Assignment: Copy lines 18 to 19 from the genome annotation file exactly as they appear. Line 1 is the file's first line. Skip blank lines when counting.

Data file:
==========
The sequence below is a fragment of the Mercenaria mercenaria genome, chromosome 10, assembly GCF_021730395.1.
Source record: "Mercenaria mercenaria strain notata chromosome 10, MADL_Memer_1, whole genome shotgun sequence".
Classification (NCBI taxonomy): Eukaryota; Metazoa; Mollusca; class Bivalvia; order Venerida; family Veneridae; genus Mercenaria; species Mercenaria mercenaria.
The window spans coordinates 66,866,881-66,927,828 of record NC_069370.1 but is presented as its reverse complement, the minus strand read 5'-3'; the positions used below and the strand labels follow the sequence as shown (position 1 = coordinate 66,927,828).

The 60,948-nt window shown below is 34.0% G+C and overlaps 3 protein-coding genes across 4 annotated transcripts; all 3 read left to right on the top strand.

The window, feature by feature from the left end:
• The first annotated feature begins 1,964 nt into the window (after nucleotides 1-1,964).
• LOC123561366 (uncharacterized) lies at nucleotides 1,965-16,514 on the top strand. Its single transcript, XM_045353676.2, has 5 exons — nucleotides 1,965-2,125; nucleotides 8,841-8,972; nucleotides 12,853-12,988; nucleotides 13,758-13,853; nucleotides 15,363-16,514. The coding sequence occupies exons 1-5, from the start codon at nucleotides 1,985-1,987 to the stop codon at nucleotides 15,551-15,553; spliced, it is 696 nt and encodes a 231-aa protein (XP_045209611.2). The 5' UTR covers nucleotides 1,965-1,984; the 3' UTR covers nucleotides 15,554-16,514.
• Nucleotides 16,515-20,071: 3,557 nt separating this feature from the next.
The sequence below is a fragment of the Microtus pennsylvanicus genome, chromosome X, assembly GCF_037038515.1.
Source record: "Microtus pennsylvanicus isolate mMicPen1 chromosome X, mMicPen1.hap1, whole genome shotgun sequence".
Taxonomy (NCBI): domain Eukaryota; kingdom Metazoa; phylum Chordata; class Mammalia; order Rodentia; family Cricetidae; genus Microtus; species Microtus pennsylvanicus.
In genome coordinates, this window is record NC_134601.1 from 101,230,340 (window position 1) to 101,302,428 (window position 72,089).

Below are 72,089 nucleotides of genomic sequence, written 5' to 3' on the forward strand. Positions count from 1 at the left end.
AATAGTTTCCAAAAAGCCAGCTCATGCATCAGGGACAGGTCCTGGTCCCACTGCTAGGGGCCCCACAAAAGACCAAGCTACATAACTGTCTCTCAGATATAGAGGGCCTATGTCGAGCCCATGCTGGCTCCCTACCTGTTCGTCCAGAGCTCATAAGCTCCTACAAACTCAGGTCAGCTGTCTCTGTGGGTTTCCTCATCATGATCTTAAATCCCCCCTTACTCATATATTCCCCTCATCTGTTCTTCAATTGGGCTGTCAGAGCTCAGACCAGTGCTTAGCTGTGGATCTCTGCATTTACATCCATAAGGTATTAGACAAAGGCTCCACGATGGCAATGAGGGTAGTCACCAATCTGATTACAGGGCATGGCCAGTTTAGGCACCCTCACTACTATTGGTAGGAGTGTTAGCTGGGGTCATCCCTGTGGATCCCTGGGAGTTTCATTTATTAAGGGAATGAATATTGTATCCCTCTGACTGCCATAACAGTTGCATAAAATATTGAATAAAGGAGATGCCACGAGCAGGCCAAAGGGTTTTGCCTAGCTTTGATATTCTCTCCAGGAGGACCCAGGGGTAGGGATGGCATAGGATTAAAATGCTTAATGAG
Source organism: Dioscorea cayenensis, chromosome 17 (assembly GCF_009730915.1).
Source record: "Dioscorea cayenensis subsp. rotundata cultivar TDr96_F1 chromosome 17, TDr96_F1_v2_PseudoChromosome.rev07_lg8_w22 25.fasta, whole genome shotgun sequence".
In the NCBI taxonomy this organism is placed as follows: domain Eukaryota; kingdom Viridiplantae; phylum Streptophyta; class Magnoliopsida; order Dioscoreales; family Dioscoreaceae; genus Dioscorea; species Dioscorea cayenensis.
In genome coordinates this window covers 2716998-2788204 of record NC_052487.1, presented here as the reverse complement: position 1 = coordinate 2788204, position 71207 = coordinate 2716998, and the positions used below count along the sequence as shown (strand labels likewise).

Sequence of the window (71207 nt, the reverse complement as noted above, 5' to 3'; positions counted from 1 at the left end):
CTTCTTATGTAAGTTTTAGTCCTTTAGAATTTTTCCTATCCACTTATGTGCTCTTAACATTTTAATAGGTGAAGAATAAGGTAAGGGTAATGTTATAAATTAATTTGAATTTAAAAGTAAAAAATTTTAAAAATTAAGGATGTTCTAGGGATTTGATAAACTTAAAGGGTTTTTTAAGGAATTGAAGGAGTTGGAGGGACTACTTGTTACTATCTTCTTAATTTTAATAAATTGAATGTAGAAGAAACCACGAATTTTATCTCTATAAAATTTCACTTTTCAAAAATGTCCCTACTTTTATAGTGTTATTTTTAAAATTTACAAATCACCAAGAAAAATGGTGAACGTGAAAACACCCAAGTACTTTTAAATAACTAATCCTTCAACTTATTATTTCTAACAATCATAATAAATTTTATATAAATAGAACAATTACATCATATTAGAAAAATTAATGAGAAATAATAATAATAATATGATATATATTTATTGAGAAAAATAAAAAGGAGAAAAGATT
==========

In the NCBI taxonomy this organism is placed as follows: domain Eukaryota; kingdom Viridiplantae; phylum Streptophyta; class Magnoliopsida; order Dioscoreales; family Dioscoreaceae; genus Dioscorea; species Dioscorea cayenensis.
In genome coordinates this window covers 2716998-2788204 of record NC_052487.1, presented here as the reverse complement: position 1 = coordinate 2788204, position 71207 = coordinate 2716998, and the positions used below count along the sequence as shown (strand labels likewise).